With mobile apps, you can easily execute trades anywhere you go. More and more traders these days choose mobile apps thanks to the rapid development of mobile devices technology. The top forex brokers in the UK provide mobile apps that can compete with desktop versions in terms of functionality, such as market analysis, technical indicators, trading community, educational content, and many more.
  • Spread
    Forex brokers receive their income through spread which is the difference between the buy price (ask) and the selling price (bid). This is how traders pay their broker in forex trading. For instance, if the GBP/USD pair has an ask price of 1.0902 and a bid price of 1.09000, the spread is 0.0002 (1.0902 - 1.0900).
  • Leverage
    Leverage is the ratio of capital borrowed from a broker to the traders' deposit (also called the margin). Most forex brokers in the UK offer leverage to traders as a means to trade with the bigger sizes. You can utilize leverage to magnify profits, but at the same time, it also amplifies potential losses.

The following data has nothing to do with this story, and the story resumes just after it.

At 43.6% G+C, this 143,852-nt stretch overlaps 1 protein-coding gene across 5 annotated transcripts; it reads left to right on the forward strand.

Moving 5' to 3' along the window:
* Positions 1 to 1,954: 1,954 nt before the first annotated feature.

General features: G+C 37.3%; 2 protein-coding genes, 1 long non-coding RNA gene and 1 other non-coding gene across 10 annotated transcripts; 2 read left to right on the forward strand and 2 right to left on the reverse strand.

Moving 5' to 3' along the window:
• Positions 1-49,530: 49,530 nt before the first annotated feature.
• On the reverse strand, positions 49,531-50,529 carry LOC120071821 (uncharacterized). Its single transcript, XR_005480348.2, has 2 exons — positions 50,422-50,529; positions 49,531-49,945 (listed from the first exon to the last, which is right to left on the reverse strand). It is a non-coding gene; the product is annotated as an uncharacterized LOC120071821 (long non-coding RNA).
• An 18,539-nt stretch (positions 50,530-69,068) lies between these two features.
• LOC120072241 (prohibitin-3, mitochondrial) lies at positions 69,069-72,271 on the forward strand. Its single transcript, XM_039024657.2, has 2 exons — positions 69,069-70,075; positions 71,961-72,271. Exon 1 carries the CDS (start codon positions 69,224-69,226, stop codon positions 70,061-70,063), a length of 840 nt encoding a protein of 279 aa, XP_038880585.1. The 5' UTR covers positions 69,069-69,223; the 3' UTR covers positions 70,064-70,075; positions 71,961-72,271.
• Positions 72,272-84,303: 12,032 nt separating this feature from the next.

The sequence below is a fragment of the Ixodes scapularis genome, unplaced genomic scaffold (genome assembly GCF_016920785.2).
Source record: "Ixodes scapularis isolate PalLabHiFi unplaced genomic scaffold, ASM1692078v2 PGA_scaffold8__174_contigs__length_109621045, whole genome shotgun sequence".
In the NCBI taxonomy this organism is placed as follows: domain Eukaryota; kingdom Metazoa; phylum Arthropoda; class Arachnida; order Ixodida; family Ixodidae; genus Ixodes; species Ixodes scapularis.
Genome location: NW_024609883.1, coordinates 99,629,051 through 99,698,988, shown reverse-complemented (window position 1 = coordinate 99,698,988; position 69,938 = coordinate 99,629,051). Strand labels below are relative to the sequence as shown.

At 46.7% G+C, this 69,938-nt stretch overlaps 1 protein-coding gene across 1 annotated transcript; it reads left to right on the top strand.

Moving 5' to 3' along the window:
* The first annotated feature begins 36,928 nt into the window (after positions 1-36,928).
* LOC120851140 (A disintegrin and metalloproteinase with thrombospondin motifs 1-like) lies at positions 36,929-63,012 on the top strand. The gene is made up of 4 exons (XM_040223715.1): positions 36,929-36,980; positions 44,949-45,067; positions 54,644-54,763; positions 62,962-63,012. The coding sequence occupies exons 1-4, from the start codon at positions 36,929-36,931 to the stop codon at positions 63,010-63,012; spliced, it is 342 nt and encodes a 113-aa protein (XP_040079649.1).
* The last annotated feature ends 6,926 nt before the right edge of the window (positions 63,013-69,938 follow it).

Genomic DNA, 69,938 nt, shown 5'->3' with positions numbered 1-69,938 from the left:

• Pip
    Pip, an abbreviation of "percentage in point" or "price interest point", is a standard unit of measurement in forex trading, which pertains to the smallest change in the value of a currency pair. Most currency pairs are quoted to 4 decimal places, meaning a price movement of 0.0001 represents 1 pip.
  • Lot
    Lot, also a standard unit of measurement, pertains to the size of currency units required to open a trade. The standard lot size is 100,000, representing 100,000 base currency units ($100,000 if you trade on USD). There are also mini lot (10,000), micro-lot (1,000), and nano lot (100).
  • Order
    An order, in its simplest definition, is an instruction sent out to the broker to enter or exit a trade. Nowadays, automated and algorithmic trading systems are increasingly utilized by traders to execute orders, though you can still do it manually through the trading platform.